holding itself dependent on the Ca- with their perpetual scribe and cour. tholics in general, that it will not per- sellor, Mr. Charles Butler, and their mit one of them to be present even at public orator, Mr. George Silvertop. their general meetings, without paying Now these personages, with the exa subscription of five guineas, as Iception of the last named, (a new man, lately witnessed, and it takes extra- of whose religious sentiments there is ordinary precautions to prevent their no occasion to speak) are precisely deliberations being known to the Ca the surviving members of the old Pro. tholic body. How different is the testing Dissenting Committee, whose spirit and conduct of the Irish Ca- names are seen subscribed to those tholic Board, who confident in their infamous Blue Books, &c. which are public spirit and conduct, throw open held in-such deserved execration by all the doors of their meeting to all the true Catholics. If we wished to foro world and even publish the speeches | get these effusions of Mr. Butler's which are made by its members ! Nor irreligion, and all the bad measures is this all: for at a meeting of the connected with them, the subscribers General Board at the beginning of last will not permit us, since, in one of their year, when a member of it, on the part latest meetings, their head Nobleman of several other members, requested to proclaimed his continued adherence to hear what the nature of the Bill was, them! It is past dispute that even in which Mr. Butler was known from other circumstances, nothing short of a the newspapers, to be negociating public retractation of these schismatical with Lord Castlereagh and other states publications and actions could gain men, he was sharply reproved by the the confidence of the Catholic body noble Lord in the chair, for presum- in favour of their author and subing to inquire into the subject of that scribers, or even cause them to be conlawyer's private conversations with a sidered as sound Catholics : but, when Minister of State! Have then the vital | late occurrences are taken into coninterests of 200,000 English Catholics, sideration, it would be the height of and of the Religion itself, which you, folly to suppose that genuine Catholics Mr. Editor, and many others, have left do or can confide their religious interall things else to follow, been left as an ests to the personages here mentioned heir-loom to a handful of men of an- or alluded to. There is no well incient families, or as property which formed Catholic who entertains & they have a right to dispose of for their doubt that the counsellor was a party immediate advantage!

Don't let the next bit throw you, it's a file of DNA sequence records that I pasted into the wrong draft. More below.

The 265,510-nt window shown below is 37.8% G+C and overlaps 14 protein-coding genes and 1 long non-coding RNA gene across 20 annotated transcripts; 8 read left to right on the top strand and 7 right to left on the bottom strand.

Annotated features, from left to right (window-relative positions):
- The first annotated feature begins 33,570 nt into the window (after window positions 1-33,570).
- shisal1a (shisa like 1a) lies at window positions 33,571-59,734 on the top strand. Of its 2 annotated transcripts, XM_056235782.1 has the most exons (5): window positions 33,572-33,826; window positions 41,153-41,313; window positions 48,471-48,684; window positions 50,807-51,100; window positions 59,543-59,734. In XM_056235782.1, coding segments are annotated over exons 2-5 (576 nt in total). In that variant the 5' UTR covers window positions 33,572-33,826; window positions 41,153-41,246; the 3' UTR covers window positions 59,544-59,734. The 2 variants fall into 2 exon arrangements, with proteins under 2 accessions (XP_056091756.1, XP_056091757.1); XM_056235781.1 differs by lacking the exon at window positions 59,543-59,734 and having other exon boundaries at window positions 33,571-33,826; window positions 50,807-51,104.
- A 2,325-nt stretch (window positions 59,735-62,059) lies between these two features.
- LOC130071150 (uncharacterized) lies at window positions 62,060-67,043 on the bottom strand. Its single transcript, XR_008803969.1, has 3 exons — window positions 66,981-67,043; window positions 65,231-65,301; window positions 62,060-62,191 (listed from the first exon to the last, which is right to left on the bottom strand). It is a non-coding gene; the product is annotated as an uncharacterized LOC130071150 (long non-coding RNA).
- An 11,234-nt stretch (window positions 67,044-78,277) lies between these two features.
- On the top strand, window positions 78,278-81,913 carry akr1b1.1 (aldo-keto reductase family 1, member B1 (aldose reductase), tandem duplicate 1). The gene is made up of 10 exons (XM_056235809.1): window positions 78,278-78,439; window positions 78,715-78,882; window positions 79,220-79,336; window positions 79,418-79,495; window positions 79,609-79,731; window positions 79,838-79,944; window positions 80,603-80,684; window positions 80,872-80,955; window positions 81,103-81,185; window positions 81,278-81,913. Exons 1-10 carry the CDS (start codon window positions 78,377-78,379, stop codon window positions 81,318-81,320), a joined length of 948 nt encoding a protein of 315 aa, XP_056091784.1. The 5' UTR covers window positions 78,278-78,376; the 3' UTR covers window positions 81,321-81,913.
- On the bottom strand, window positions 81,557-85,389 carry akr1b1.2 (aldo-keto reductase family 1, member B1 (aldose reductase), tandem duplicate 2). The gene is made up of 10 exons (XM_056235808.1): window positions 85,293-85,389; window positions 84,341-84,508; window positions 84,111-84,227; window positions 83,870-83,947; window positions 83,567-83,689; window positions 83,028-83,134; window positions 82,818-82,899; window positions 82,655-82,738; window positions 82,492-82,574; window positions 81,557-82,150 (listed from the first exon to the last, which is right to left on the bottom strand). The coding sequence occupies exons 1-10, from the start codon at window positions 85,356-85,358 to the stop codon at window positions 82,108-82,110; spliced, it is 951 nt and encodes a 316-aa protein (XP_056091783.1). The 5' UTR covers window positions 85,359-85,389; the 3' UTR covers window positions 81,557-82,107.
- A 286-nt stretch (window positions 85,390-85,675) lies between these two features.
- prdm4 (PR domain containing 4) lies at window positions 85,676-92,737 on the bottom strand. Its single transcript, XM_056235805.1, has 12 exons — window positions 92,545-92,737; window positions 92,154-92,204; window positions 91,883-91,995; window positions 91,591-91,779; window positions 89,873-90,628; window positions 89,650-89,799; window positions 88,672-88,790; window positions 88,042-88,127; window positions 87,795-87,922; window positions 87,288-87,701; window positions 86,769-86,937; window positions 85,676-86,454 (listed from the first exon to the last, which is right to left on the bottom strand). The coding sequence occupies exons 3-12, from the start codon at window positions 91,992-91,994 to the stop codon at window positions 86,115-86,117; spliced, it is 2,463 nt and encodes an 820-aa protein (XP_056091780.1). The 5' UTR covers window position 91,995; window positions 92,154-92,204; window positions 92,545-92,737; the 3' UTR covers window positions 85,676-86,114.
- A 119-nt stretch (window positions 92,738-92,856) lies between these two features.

to the drawing up of the schismatical Thirdly, though men of rank, for. and persecuting clauses of the late tune and talents, are confessedly the Bill, or that the Cabinet Members of fittest persons to be appointed repre- the Board were privy and consenting sentatives of a collection of people, to them. But the Catholics who are yet this is to be understood in the sup- not so well informed, have witnessed position of theirenjoying the confidence these men abetting the Bill, when it was of that people. Now it is incontes published, returning thanks to Mr. G. tibly evident that the leading men of Canning and Lord Castlereagh, the the British Board, so called, do not proposers of the schismatical parts of enjoy tha confidence of the English it, and condemning and expelling from Catholic body, in any concerns con- their society, by public advertisement nected with their Religion. By these one of their bishops for delivering his leading men I mean not the members opinion against it, merely as it affected of the Privnte Board in general, who the Catholic Church and her pastors! are as much led or driven as those of These transactions, Sir, have produced the General Board, but the Cabinet their natural effect on the minds of Council of the Board, consisting of the generality of English no less than some three or four Barons or Baronets of Irish Catholics, in encreasing their